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Ron Paul vs. Rick Santorum for the GOP’s Soul | The Nation

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Ben Adler

Ben Adler

 The 2012 election, Republican politics and conservative media.

Ron Paul vs. Rick Santorum for the GOP’s Soul

Nashua, NH—During the Republican presidential primary debates it has been evident that no two candidates despise each other more than Rick Santorum and Ron Paul. Frequently when Paul spoke you could see Santorum shaking his head and rolling his eyes with an expression that seemed simultaneously aggravated and bemused.

It makes sense that they wouldn’t like each other. Their platforms are diametrically opposed.

Paul is a small-government conservative in the tradition of Barry Goldwater. He despises federal power and foreign policy adventurism.

Santorum is not so much a conservative as an interventionist. He would have the government intervene between a woman and her doctor. He advocates military interventions abroad. And while he wants to cut taxes for the rich and social spending for the poor, he has readily tossed aside his fiscal conservatism in favor of partisan or interest group politics.

Now the Paul campaign is going after Santorum. Paul’s hard-hitting commercials about Newt Gingrich’s apostasies helped play a role in Gingrich’s demise. It probably irks Paul to see Gingrich being replaced by Santorum, who is only marginally better from a limited government perspective. So Paul has released a blistering one-minute ad on television in South Carolina. The spot explicitly describes Santorum as another Gingrich, hitting Santorum for voting for earmarks, raising the debt ceiling and fundraising from lobbyists.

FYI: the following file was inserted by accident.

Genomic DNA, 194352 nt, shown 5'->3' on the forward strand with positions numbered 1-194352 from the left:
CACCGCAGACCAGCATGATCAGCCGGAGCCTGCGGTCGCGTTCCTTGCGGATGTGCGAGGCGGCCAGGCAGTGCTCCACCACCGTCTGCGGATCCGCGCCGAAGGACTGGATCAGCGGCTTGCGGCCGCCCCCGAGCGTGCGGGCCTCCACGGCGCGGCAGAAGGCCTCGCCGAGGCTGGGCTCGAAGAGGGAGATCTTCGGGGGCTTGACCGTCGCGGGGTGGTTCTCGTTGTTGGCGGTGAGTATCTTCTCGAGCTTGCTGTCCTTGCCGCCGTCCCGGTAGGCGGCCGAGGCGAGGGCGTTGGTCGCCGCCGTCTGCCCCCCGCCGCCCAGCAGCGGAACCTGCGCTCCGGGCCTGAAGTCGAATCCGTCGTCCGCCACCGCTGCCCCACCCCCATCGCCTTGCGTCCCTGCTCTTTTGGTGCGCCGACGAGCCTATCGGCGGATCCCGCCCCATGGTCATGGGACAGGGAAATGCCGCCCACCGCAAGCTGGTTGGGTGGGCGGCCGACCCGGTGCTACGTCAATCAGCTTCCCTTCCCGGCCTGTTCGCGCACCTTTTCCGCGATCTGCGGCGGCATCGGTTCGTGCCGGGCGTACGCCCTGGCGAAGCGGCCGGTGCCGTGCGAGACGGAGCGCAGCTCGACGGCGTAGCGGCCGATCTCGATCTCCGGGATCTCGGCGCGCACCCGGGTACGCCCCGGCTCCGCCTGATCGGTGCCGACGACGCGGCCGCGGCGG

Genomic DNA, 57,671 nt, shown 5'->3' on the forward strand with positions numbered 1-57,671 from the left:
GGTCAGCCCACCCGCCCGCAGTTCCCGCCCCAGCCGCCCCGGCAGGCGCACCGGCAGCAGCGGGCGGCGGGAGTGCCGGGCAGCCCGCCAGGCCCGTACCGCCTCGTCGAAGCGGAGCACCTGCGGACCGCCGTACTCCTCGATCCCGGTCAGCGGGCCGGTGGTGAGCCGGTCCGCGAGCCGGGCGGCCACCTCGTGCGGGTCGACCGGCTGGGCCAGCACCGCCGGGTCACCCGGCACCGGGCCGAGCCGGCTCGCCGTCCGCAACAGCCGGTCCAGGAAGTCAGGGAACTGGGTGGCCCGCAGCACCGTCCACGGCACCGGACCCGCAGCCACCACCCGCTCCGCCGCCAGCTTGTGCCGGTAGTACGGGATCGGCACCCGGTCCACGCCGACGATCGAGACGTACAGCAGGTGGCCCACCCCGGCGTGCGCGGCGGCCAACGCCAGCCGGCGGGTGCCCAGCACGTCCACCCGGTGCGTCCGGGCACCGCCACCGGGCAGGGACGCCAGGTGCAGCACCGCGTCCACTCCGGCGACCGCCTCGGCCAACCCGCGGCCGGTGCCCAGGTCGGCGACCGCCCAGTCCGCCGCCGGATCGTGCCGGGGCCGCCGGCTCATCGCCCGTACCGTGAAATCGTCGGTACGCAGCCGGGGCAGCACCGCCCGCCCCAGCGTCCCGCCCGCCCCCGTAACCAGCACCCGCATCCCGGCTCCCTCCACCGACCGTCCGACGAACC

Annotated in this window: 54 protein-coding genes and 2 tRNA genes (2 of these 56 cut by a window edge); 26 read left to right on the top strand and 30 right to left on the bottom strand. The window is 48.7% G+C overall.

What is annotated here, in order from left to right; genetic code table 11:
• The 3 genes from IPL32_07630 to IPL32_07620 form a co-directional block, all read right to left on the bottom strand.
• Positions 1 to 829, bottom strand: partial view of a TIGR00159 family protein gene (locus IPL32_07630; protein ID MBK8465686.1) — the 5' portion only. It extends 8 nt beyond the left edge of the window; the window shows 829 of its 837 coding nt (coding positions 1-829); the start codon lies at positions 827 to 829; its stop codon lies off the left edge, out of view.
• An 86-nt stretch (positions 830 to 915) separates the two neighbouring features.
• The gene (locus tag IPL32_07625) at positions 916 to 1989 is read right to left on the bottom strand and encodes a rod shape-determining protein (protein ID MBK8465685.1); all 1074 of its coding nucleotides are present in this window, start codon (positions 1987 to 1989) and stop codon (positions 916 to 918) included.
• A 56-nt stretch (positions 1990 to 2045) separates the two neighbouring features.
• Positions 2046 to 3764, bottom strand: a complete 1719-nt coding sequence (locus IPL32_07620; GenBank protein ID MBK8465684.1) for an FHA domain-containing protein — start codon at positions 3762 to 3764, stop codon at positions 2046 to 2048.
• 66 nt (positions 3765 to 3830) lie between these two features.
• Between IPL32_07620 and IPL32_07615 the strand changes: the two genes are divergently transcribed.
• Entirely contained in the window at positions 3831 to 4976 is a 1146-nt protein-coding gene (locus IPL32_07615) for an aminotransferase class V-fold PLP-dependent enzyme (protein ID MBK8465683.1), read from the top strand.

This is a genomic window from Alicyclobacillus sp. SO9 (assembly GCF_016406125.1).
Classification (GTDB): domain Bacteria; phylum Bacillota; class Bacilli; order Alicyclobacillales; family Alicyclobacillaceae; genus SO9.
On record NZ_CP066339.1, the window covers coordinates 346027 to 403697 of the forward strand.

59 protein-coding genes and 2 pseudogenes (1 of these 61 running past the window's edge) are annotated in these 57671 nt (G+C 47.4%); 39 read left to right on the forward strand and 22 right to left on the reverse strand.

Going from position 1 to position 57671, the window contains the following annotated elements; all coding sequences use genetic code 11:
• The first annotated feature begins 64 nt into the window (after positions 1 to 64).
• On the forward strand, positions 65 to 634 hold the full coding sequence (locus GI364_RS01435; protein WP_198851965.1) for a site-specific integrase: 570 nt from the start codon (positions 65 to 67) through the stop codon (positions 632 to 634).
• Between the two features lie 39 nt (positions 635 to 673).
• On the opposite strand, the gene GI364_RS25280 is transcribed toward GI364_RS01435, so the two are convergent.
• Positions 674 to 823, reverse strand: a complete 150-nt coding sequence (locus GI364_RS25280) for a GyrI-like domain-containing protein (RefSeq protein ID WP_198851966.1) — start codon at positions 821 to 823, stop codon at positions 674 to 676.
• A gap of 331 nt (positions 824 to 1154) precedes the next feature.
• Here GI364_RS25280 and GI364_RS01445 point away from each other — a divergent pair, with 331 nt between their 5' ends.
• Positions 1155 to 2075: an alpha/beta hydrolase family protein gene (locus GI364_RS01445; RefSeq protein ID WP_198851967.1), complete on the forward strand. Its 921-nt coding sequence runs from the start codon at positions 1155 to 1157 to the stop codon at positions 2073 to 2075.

On the campaign trail Sen. Rand Paul (R-KY), Ron’s son who is speaking as his surrogate, goes after Santorum by implication. At the Hillsborough County Republican Committee Lincoln-Reagan dinner in Nashua, New Hampshire, on Friday, Santorum spoke shortly before Rand Paul. Santorum harkened back to 1980 when George H.W. Bush won the caucus in Iowa while Ronald Reagan won the New Hampshire primary.

“I’m told repeatedly by the press that New Hampshire is much more moderate [than Iowa], much more libertarian, much more concerned with fiscal issues,” said Santorum. “But they chose the broad contrast.” The implication is obvious: choose Santorum, the right-winger, to contrast more starkly with President Obama, rather than a more mainstream Republican such as Mitt Romney who currently leads the polls in New Hampshire. “Lead and be bold,” Santorum implored. (Although Santorum implied in those remarks that New Hampshire voters are more than just fiscal conservatives, the rest of his speech played to exactly that stereotype: he talked solely about fiscal issues, with no mention of social issues or foreign policy.)

Rand Paul echoed Santorum’s line about the desirability of the strongest possible contrast, but gave a very different definition of what that would mean. “That would be someone has never flip-flopped, never supported any part of Obamacare,” said Paul, in a clear dig at Romney and Gingrich, who in the past both advocated an individual mandate to buy health insurance and action to address climate change. But then Paul pivoted to a section that could only be aimed at Santorum. “The debt doubled our watch,” Paul noted, referring to the profligacy of George W. Bush and the Republicans in Congress. The only candidate who served in Congress during that era (other than Ron Paul) is Santorum. “Republicans passed Medicare Part D and No Child Left Behind, which doubled the size of the Department of Education,” Paul added. Santorum voted for both bills.

Then Paul proceeded to out-Reagan Santorum, remembering that his father was one of only four congressman to back Reagan in his 1976 primary bid to unseat President Gerald Ford. At the time Republicans such as Reagan wanted to abolish the Department of Education. Reagan abandoned that position when he was in the White House, but Ron Paul still supports it.

For as long as Santorum is in the race, the Paul campaign is likely to keep criticizing him. Ron Paul isn’t running to win the presidency, just as he isn’t in Congress to pass legislation. He seeks to reclaim the soul of American conservatism, and to him Santorum embodies its corruption.

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